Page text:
Highlights From the San Antonio Breast Cancer Symposium 2019

I always come back from the San Antonio Breast Cancer Symposium overflowing with information and insights about the latest developments in breast cancer research.

This year, we learned about fascinating research in areas such as matching treatments better to individuals based on the molecular characteristics of their cancer and finding more ways to bring immunotherapy into breast cancer treatment.

As always, much of the research presented at San Antonio is future-oriented–it’s not going to change treatment options tomorrow. But this year there were even some findings that have pretty exciting near-term impact.

In this post, I’m going to share my top three “take-home” highlights from the 2019 symposium, starting with what I think is the biggest story this year–a new treatment for HER2-positive metastatic breast cancer (MBC).

Novel Treatment for HER2-Positive Metastatic Breast Cancer

Metastases to the brain are very common in HER2-positive MBC and may affect as much as half of this patient group. Unfortunately, cancer therapies often don’t work against  brain mets because the blood-brain barrier–which is meant to protect the brain–prevents large-molecule drugs (which most cancer drugs are) from entering the brain. As a result, patients with brain mets have typically been excluded from clinical trials.

So, it was quite exciting to hear about the findings of the HER2CLIMB clinical trial, the first Phase 3 clinical trial to include patients with progressing brain mets.

The trial tested an investigational therapy called tucatinib. Tucatinib is a tyrosine kinase inhibitor, a type of targeted therapy. It’s given as an oral medication.

Individuals in the trial had already received several types of treatment for their MBC, and their cancer was progressing. In this trial they were randomized to receive either tucatinib in combination with traztuzumab (Herceptin) and capecitabine (Xeloda) or a placebo together with Herceptin and Xeloda.

The results were striking. After two years, the overall survival rate was 45% for patients receiving tucatinib compared to 27% in the no-tucatinib group. And patients with brain mets–about half of the patients in the trial–experienced a 52% reduction in progression or death.

Tolerability was considered to be pretty good too, with few patients having to discontinue the treatment due to adverse side effects.

The trial findings were published in the New England Journal of Medicine. It’s expected that researchers will move quickly to seek FDA approval for this treatment regimen, which could become a new standard of care for patients in this population with or without brain mets.

Liquid Biopsy Helps in Treatment Choices for MBC

A liquid biopsy is a blood test that’s designed to evaluate the presence of tumor cells or bits of tumor DNA circulating in a patient’s bloodstream.

Liquid biopsies have been mostly experimental so far, but we learned that is changing as the tests improve.

The PlasmaMATCH trial is a large clinical trial that enrolled about 800 patients with MBC.  Its purpose was to find out whether testing for circulating tumor DNA is a reliable method of identifying mutations that occur as tumors evolve and may be drivers in a patient’s cancer. This is useful information if effective treatments targeting those mutations are available.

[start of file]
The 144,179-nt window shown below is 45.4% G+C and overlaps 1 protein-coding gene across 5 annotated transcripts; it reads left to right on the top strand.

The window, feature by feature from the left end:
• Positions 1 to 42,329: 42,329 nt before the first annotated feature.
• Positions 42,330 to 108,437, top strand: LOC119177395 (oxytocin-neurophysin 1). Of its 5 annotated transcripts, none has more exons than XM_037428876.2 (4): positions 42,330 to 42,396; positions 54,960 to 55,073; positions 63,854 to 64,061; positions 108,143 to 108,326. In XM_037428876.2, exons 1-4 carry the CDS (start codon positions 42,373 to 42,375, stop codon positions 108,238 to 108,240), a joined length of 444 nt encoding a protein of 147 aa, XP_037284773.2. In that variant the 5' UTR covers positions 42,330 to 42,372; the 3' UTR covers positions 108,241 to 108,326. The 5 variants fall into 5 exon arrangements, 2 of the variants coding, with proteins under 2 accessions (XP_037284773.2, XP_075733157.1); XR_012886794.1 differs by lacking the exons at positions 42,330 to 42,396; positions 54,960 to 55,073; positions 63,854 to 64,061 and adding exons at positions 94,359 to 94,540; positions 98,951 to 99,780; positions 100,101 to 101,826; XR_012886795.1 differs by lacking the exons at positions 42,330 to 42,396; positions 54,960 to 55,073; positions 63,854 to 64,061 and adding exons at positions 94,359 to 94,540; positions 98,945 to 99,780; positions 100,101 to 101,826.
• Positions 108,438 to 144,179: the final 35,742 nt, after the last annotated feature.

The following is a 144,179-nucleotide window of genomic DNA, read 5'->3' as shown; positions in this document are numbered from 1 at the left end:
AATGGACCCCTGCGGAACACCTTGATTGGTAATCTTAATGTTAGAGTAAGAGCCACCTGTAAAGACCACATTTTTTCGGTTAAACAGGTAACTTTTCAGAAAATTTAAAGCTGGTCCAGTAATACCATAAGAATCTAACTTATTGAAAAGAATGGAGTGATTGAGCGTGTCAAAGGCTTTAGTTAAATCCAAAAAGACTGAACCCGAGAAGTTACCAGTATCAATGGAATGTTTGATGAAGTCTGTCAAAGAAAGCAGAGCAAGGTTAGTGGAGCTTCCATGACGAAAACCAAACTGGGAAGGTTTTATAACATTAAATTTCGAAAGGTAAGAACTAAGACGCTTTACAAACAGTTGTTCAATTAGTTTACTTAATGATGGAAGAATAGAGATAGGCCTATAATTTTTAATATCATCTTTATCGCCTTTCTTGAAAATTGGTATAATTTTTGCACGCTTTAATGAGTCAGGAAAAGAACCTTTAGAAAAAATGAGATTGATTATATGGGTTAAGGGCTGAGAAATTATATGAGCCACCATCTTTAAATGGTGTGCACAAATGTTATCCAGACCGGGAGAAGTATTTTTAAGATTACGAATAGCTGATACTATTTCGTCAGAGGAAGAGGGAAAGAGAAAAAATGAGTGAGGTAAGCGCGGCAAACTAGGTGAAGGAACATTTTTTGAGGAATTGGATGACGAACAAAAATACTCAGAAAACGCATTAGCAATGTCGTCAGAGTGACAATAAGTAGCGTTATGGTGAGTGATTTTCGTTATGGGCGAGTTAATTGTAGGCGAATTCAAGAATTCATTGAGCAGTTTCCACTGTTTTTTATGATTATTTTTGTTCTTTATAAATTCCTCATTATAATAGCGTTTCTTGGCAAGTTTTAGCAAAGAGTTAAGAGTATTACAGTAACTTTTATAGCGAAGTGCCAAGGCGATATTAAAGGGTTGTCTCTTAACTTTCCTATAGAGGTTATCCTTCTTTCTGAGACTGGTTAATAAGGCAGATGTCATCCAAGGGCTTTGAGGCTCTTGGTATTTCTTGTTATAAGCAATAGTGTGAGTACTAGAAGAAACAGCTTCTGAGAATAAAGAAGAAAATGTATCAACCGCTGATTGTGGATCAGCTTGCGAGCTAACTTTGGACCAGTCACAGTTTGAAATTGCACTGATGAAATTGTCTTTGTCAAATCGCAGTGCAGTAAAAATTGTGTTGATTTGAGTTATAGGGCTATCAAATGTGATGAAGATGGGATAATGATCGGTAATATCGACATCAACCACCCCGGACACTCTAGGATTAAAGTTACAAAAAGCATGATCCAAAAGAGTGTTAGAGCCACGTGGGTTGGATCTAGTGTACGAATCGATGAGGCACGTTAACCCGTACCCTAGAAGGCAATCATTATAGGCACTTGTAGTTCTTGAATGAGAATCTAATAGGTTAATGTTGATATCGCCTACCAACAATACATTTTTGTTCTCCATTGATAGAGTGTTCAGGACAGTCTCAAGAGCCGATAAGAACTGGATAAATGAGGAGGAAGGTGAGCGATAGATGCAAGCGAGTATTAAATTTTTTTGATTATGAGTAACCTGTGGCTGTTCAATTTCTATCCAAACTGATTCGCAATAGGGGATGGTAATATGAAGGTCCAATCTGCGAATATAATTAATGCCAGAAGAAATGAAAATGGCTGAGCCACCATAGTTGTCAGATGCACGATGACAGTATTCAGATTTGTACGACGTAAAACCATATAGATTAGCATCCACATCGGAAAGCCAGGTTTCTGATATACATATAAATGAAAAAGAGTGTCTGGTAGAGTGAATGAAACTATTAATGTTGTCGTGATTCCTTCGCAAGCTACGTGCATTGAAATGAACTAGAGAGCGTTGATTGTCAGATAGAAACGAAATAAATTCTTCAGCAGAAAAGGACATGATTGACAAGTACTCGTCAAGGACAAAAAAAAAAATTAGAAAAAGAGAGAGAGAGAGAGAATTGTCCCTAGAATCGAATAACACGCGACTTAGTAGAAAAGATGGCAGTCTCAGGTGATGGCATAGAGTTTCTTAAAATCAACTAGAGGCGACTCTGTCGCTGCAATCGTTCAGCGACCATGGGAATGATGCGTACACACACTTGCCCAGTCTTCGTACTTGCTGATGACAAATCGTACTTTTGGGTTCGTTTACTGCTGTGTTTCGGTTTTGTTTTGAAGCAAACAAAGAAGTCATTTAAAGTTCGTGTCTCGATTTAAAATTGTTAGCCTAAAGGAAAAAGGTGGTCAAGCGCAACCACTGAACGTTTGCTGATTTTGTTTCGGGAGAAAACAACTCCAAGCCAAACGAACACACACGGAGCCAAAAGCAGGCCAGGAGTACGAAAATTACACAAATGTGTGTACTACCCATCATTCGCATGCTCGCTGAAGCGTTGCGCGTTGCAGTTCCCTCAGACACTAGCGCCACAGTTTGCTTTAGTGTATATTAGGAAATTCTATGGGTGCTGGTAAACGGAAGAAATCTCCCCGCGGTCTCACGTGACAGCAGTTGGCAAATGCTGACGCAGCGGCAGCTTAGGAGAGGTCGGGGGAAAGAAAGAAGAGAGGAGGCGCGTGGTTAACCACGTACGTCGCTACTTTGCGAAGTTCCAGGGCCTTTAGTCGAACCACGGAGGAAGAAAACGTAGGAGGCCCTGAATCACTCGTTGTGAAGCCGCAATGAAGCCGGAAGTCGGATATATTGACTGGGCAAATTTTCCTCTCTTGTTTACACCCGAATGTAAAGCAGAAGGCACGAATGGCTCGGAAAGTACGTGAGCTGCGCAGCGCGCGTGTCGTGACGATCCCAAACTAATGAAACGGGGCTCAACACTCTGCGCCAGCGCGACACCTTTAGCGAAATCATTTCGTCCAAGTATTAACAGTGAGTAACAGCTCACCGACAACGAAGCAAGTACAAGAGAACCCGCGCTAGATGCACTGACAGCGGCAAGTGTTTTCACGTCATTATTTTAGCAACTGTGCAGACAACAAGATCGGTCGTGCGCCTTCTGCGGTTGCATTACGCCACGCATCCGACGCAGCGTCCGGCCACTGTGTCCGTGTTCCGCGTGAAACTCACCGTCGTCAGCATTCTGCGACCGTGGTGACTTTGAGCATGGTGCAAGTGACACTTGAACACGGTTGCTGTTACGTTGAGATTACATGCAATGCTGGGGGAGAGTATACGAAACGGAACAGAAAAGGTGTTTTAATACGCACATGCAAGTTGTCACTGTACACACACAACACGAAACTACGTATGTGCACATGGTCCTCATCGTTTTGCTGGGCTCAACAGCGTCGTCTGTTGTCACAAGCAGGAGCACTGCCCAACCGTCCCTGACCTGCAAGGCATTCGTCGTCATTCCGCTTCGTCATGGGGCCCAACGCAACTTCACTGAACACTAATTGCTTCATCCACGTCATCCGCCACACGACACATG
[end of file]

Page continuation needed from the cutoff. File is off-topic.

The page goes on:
The trial found that testing for circulating tumor DNA is a simple, efficient and relatively fast method of tumor genotyping. It also found that patients whose tumor cells had certain specific mutations (e.g. HER2 mutations, AKT1 mutations) could be matched with corresponding targeted therapies.

Immunotherapy in Early Stage Triple Negative Breast Cancer

Earlier this year, the US FDA granted its first approval of an immunotherapy drug for the treatment of metastatic triple negative breast cancer. The drug approved was a “checkpoint inhibitor”–a type of drug that “releases the brakes” on the immune system.

Could immunotherapy with a checkpoint inhibitor be beneficial for early stage triple negative breast cancer?  The KEYNOTE-522 clinical trial was designed to help answer that question. This was the first Phase 3 trial combining immunotherapy and chemotherapy prior to surgery for early stage TNBC.

Presenters at the Symposium gave an updated analysis of study findings that had been first reported in September. The study found that all subgroups of patients receiving this treatment regimen before surgery benefited significantly.

After surgery, patients continued with the immunotherapy drug, pembroblizub (Keytruda), or a placebo for an additional 27 weeks, depending on how they had been randomized in the study. Further follow-up will be needed to find out whether this treatment strategy reduces recurrence rates and improves overall survival for this patient group.

For More Information

Here are some resources for more information on the findings presented this year at San Antonio:

Related Posts
San Antonio Breast Cancer Symposium 2015: “These Data Belong to Our Patients”
San Antonio Breast Cancer Symposium 2014: Where Is Research Headed?
San Antonio Breast Cancer Symposium 2013: What Did We Learn?

Photo by Lisa DeFerrari

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